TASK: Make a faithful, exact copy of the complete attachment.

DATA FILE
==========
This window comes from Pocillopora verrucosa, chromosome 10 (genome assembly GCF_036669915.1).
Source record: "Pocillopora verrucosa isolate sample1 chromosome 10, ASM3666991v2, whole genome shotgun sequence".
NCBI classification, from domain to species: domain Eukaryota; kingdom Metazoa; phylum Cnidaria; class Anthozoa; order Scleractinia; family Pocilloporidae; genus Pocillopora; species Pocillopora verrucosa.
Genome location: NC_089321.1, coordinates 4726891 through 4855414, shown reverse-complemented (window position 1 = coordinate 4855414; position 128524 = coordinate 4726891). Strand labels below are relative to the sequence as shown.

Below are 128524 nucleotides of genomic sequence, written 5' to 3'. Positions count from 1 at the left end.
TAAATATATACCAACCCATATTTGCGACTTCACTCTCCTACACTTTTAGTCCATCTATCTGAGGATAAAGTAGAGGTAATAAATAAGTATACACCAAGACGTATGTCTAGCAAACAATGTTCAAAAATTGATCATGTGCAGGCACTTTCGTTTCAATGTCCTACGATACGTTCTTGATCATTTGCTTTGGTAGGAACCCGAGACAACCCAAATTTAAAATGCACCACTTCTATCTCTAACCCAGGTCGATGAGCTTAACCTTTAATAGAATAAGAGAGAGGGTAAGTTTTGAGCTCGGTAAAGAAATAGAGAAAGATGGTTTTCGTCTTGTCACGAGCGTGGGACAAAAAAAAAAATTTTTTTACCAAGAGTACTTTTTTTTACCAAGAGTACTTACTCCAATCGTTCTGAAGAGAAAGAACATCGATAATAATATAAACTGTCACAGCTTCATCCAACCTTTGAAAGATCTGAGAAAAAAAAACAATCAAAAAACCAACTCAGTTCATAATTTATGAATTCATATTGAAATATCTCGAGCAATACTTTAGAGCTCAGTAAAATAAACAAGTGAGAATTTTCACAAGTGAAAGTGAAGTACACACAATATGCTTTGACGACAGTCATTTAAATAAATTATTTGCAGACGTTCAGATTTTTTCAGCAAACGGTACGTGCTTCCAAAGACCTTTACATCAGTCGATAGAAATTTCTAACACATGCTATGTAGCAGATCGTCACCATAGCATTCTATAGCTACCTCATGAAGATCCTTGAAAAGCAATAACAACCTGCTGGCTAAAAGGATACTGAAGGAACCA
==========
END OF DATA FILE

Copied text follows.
This window comes from Pocillopora verrucosa, chromosome 10 (genome assembly GCF_036669915.1).
Source record: "Pocillopora verrucosa isolate sample1 chromosome 10, ASM3666991v2, whole genome shotgun sequence".
NCBI classification, from domain to species: domain Eukaryota; kingdom Metazoa; phylum Cnidaria; class Anthozoa; order Scleractinia; family Pocilloporidae; genus Pocillopora; species Pocillopora verrucosa.
Genome location: NC_089321.1, coordinates 4726891 through 4855414, shown reverse-complemented (window position 1 = coordinate 4855414; position 128524 = coordinate 4726891). Strand labels below are relative to the sequence as shown.

Below are 128524 nucleotides of genomic sequence, written 5' to 3'. Positions count from 1 at the left end.
TAAATATATACCAACCCATATTTGCGACTTCACTCTCCTACACTTTTAGTCCATCTATCTGAGGATAAAGTAGAGGTAATAAATAAGTATACACCAAGACGTATGTCTAGCAAACAATGTTCAAAAATTGATCATGTGCAGGCACTTTCGTTTCAATGTCCTACGATACGTTCTTGATCATTTGCTTTGGTAGGAACCCGAGACAACCCAAATTTAAAATGCACCACTTCTATCTCTAACCCAGGTCGATGAGCTTAACCTTTAATAGAATAAGAGAGAGGGTAAGTTTTGAGCTCGGTAAAGAAATAGAGAAAGATGGTTTTCGTCTTGTCACGAGCGTGGGACAAAAAAAAAAATTTTTTTACCAAGAGTACTTTTTTTTACCAAGAGTACTTACTCCAATCGTTCTGAAGAGAAAGAACATCGATAATAATATAAACTGTCACAGCTTCATCCAACCTTTGAAAGATCTGAGAAAAAAAAACAATCAAAAAACCAACTCAGTTCATAATTTATGAATTCATATTGAAATATCTCGAGCAATACTTTAGAGCTCAGTAAAATAAACAAGTGAGAATTTTCACAAGTGAAAGTGAAGTACACACAATATGCTTTGACGACAGTCATTTAAATAAATTATTTGCAGACGTTCAGATTTTTTCAGCAAACGGTACGTGCTTCCAAAGACCTTTACATCAGTCGATAGAAATTTCTAACACATGCTATGTAGCAGATCGTCACCATAGCATTCTATAGCTACCTCATGAAGATCCTTGAAAAGCAATAACAACCTGCTGGCTAAAAGGATACTGAAGGAACCA